Gell-Mann’s continued contemplation of subatomic particles eventually led to his development of yet another landmark theoretical breakthrough. The symmetry of Gell-Mann’s classification scheme seemed to suggest that hadrons are composed of smaller, fractionally-charged building blocks. Rather than abide by the tradition of identifying subatomic particles with letters of the Greek alphabet or Greek roots, Gell-Mann called these building blocks “quarks.” He initially described three and coined their names: up, down and strange quarks. Quarks were a purely mathematical construct theorized by Gell-Mann (notably, George Zweig independently proposed the existence of fractionally-charged particles, which he called aces, at about the same time Gell-Mann introduced quarks). But with them he was able to account for the composition of more than 200 subatomic particles then known. Moreover, experimental physicists have since succeeded in detecting quarks, although none have ever been isolated.
In the mid 1970s, the first particle was produced that could not be satisfactorily explained with Gell-Mann’s three original quarks. A fourth quark was proposed, and later a fifth and sixth. These additional quarks are known as charm, top (or truth), and bottom (or beauty). The six types of quark are known as flavors of quark, and each possesses an anti-quark counterpart. Quarks are now considered to exhibit a property called color (no resemblance to the traditional notion of color). Gell-Mann greatly contributed to the development of the concept of quark color in the 1970s.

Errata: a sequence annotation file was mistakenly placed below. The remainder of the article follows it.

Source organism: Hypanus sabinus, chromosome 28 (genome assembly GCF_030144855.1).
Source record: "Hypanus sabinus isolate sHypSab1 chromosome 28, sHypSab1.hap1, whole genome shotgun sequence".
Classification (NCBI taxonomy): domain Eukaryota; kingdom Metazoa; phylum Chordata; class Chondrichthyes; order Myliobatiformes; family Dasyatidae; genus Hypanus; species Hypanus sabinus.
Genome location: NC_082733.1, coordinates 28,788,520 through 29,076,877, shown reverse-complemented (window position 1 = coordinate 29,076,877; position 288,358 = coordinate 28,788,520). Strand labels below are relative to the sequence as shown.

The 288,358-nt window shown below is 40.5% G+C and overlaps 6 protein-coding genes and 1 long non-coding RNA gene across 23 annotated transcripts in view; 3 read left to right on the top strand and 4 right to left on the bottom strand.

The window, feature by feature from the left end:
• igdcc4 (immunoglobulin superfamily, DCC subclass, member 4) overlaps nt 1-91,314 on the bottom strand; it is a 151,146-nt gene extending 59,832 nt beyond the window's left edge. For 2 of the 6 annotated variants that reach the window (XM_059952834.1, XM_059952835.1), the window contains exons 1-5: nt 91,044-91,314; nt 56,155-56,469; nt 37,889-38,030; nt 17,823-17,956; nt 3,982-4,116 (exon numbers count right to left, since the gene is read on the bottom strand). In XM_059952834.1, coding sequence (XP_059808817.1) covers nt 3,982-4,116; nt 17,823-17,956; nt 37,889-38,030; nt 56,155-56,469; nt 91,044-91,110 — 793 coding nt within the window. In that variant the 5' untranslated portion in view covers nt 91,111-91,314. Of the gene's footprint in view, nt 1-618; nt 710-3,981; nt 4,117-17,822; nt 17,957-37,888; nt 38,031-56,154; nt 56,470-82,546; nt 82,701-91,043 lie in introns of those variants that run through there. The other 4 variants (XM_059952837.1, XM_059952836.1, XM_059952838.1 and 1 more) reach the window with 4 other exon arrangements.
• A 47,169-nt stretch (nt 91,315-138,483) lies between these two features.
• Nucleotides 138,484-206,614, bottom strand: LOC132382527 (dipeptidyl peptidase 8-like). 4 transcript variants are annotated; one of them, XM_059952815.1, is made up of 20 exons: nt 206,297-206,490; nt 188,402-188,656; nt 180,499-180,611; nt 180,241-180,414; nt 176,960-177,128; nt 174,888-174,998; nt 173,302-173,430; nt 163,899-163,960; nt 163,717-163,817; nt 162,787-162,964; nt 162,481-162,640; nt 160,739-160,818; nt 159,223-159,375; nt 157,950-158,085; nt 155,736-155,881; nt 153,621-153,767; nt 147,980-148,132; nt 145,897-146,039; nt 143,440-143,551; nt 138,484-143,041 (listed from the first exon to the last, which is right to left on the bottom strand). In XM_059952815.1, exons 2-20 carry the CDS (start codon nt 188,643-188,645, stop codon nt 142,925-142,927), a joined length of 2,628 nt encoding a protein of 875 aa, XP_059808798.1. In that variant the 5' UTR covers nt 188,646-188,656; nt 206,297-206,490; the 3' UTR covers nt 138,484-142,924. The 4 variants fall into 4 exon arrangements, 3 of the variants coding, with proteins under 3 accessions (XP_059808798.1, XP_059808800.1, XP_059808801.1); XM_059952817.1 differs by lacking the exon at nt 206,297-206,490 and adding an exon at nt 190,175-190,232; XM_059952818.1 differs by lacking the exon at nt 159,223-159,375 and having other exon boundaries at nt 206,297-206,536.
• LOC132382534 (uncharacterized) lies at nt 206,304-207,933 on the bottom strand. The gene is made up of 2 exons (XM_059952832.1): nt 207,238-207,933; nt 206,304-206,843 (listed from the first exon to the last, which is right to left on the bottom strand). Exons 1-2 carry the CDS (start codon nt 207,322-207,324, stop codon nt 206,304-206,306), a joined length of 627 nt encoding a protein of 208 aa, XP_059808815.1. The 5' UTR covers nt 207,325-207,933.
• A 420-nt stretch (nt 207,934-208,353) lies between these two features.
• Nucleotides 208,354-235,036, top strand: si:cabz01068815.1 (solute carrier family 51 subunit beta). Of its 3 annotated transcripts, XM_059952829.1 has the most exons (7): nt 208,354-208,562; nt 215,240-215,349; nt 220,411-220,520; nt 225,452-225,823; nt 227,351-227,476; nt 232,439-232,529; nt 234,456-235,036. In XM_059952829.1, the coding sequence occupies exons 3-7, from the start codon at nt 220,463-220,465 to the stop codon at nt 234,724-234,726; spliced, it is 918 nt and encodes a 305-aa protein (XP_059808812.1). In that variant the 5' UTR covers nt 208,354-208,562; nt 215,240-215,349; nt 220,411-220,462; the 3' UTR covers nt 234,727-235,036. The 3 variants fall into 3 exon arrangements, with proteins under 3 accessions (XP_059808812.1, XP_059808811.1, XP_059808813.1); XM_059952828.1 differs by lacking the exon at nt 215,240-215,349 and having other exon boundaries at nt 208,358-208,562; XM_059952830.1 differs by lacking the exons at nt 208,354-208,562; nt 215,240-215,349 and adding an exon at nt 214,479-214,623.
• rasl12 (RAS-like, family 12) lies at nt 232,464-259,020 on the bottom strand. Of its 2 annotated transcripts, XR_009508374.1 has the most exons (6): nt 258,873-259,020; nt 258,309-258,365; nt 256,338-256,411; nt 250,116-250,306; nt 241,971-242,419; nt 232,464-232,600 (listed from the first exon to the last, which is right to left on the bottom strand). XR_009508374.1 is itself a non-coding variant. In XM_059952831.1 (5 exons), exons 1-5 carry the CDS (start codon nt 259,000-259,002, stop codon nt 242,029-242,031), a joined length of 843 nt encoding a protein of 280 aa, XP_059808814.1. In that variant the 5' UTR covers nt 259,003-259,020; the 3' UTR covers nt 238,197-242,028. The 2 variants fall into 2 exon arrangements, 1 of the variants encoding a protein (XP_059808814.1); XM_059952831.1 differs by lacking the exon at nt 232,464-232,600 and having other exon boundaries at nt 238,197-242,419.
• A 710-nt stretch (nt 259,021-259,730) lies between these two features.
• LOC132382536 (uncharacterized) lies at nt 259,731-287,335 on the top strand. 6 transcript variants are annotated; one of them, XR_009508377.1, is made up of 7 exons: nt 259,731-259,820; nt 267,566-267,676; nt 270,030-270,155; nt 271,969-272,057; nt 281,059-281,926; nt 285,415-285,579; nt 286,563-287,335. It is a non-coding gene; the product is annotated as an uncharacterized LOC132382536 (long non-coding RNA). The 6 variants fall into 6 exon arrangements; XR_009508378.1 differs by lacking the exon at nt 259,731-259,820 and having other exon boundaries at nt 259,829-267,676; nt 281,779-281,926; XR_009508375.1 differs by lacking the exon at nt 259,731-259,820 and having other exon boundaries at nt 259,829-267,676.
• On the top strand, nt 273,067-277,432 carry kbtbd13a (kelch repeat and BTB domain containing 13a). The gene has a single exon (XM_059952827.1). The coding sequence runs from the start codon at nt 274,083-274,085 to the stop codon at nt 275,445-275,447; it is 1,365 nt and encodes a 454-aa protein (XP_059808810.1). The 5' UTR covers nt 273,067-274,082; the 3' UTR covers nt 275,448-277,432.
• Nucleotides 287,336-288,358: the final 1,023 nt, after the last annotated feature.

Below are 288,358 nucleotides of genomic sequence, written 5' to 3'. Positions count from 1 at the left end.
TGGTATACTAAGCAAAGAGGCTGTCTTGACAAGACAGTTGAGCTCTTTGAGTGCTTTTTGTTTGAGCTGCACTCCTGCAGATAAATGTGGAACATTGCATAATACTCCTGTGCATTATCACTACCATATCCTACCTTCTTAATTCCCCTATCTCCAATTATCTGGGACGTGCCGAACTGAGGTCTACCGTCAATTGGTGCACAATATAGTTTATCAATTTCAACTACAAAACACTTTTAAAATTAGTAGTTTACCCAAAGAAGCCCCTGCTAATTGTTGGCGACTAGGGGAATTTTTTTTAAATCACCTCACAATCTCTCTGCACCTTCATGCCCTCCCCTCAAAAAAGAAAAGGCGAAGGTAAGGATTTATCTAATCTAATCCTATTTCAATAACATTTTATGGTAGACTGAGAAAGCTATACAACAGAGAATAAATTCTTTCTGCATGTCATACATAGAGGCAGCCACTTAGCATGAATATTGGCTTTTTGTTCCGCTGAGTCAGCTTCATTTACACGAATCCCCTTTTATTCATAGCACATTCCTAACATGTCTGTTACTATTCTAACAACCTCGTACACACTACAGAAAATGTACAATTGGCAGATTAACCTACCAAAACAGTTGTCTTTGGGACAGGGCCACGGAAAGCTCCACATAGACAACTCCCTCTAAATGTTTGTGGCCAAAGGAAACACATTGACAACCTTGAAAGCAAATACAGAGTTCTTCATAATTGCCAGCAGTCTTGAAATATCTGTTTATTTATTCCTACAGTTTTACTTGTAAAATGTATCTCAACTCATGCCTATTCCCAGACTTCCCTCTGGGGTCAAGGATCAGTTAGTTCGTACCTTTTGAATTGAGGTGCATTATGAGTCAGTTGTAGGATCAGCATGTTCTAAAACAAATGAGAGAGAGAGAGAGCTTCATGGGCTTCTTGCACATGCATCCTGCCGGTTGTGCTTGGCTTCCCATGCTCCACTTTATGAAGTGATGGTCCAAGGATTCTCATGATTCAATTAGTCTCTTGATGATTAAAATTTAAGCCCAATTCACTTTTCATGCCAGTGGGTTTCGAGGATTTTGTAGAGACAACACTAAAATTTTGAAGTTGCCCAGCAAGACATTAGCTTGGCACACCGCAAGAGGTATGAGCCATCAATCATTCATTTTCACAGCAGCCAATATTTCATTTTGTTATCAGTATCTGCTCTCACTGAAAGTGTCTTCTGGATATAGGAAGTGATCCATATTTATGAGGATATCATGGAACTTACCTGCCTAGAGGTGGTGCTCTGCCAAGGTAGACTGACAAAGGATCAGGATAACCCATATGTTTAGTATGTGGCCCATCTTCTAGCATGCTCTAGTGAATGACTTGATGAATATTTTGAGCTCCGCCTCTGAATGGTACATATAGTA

The following decade, Gell-Mann became a vocal advocate of interdisciplinary research, especially in investigations of complex systems. He has been associated with the Santa Fe Institute since the early 1980s and published the popular book The Quark and the Jaguar: Adventures in the Simple and the Complex in 1994. In addition to the Nobel Prize in Physics, Gell-Mann has received a large number of other awards and honors, including the Franklin Institute’s Franklin Medal, the Ernest O. Lawrence Memorial Award bestowed by the Atomic Energy Commission, and the Erice Prize, decided upon by the World Federation of Scientists, a group that advocates science for peace. He is a member of several prestigious scientific societies and has at various times served the United States government as a scientific advisor.